Bad­lands Un­lim­ited’s New Lovers se­ries

BOMB Magazine - - CONTENTS - by Mónica de la Torre

You don’t have to be a con­nois­seur of erot­ica to rec­og­nize its tropes: wet, swelling pussies; bud­ding breasts; hot, tight holes; mas­sive rods ... Do they seem all the more worn- out be­cause they’re aimed at con­vey­ing sex­ual stamina? Their re­cur­rence is such that you have to won­der, too, if: a) they’re meant to warn un­be­knownst read­ers that they’ve ven­tured into soft­core porn ter­ri­tory; b) the genre it­self re­quires writ­ers to ven­tril­o­quize its con­ven­tions (as is the case with other genre fic­tion, e.g., mys­ter­ies); c) men­tions of gen­i­talia would be less tit­il­lat­ing with­out their ac­com­pa­ny­ing ep­i­thets; d) there’s no other way to de­scribe those parts of the hu­man anatomy most prone to dis­play arousal and en­gage in car­nal ac­tiv­i­ties; or e) all of the above. There are surely more op­tions, all point­ing to in­tri­cate mat­ters of rep­re­sen­ta­tion at the core of writ­ing that deals ex­plic­itly with the am­a­tory arts, since most of its po­tency de­rives from vivid de­scrip­tion. For it to be ef­fec­tive, it is es­sen­tial that the reader be able to vi­su­al­ize what is re­layed.

And so it is that read­ing the New Lovers tril­ogy, pub­lished this spring by Paul Chan’s im­print Bad­lands Un­lim­ited, in­volves some care­ful reread­ing of para­graphs (imag­ine dense in­struc­tion man­u­als) to pic­ture the me­chan­ics of the sce­nar­ios pre­sented—the most novel of which are, ob­vi­ously, NSFW. Ver­bal cal­is­then­ics aside, the nar­ra­tives are de­lib­er­ately sim­plis­tic. The ex­cep­tion is the first ti­tle, Wed­nes­day Black’s How To Train Your Vir­gin, a fab­u­list novella about the shape- shift­ing king and queen of an oth­er­worldly realm. They swing both ways and can in­ter­act with hu­mans through their dreams. They have in­ter­course with crea­tures, in­clud­ing cen­taurs and mer­maids, yet what pro­pels the plot is an age- old cliché—the king’s lust for a cou­ple of vir­gins, a girl and a boy, and the queen’s shat­ter­ing sense of self-worth: “I choke my bit­ter­ness down. Why has my hus­band tired of me?” The ac­count of the queen’s mis­sion to de­flower the vir­gins be­fore her rov­ing hus­band gets to them is in­ter­spersed with clever ad­dresses to the reader that in­clude ru­mi­na­tions on re­verse psy­chol­ogy, the proper dé­cor for se­duc­tion, and hip­sters’ de­tach­ment.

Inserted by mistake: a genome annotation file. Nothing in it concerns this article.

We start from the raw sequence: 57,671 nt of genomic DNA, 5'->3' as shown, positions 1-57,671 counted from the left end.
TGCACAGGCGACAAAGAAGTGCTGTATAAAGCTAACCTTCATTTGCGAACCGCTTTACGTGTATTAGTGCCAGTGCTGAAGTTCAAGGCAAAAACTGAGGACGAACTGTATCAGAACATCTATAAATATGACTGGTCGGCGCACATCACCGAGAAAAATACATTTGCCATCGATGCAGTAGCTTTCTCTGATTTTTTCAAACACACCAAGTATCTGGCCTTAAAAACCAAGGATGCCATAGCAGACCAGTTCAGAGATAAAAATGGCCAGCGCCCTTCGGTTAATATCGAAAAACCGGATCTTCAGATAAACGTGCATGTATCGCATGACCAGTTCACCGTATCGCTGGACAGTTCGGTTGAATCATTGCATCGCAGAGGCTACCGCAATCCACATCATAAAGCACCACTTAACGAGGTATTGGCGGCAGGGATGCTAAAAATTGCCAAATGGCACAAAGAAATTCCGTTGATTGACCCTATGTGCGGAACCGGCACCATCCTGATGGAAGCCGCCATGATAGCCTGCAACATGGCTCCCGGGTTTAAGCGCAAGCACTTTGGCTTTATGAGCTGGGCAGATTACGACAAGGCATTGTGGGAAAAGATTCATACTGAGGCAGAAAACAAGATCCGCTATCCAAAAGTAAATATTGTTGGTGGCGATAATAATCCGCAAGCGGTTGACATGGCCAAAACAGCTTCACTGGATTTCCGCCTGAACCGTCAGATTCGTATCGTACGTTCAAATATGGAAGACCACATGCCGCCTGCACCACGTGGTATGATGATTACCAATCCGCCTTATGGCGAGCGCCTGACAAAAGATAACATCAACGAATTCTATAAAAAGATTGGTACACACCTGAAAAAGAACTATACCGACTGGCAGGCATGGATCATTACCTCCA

The tril­ogy’s sec­ond book, Lilith Wes’s We Love Lucy, promised less con­ven­tion­ally de­fined gen­der roles than the first, but in the end ex­plains the gay pro­tag­o­nists’ trysts with their straight best friend Lucy all too neatly (read het­eronor­ma­tively). The last book, God, I Don’t Even Know Your Name, by An­drea McGinty, is the most tongue-in- cheek, slyly mir­ror­ing the ethos of mil­len­ni­als through the char­ac­ter Eva, an artist hop­ping from art- re­lated gigs to res­i­den­cies in Europe, whose work “rested com­fort­ably be­tween tech­nol­ogy, nar­cis­sism, and snark in a way that seemed to res­onate with her gen­er­a­tion.” She’s a re­cov­er­ing al­co­holic who’s re­placed one ad­dic­tion for another, and is prone, be­tween swip­ing right on a hookup app called Ban­gly, to get ob­ses­sive about her lovers, tor­tur­ing her­self with

inani­ties, such as: “Does he care more about me than about Harun Farocki? [ ... ] [ D] oes he love me more than Rag­nar Kjar­tans­son? Pip­i­lotti Rist?” The only guy she cares about—a cu­ra­tor, of course—disses her, but hey, another one is just a swipe- right away.

The New Lovers se­ries was inspired by Mau­rice Giro­dias’s leg­endary Olympia Press—pub­lish­ing house of Bataille, Beck­ett, Nabokov, Jean Genet, and many oth­ers. Don’t ex­pect to find last­ing literature or crit­i­cal­ity in the se­ries’ first ti­tles. In their pages, all bod­ies, if fuck­able, are un­com­pli­cat­edly young and beau­ti­ful. Yet if there’s a sea­son for es­capism, it is sum­mer. Who’s to con­demn a harm­less one-night stand? Ac­tu­ally, make that three. — Mónica de la Torre is a poet and BOMB’s se­nior editor.

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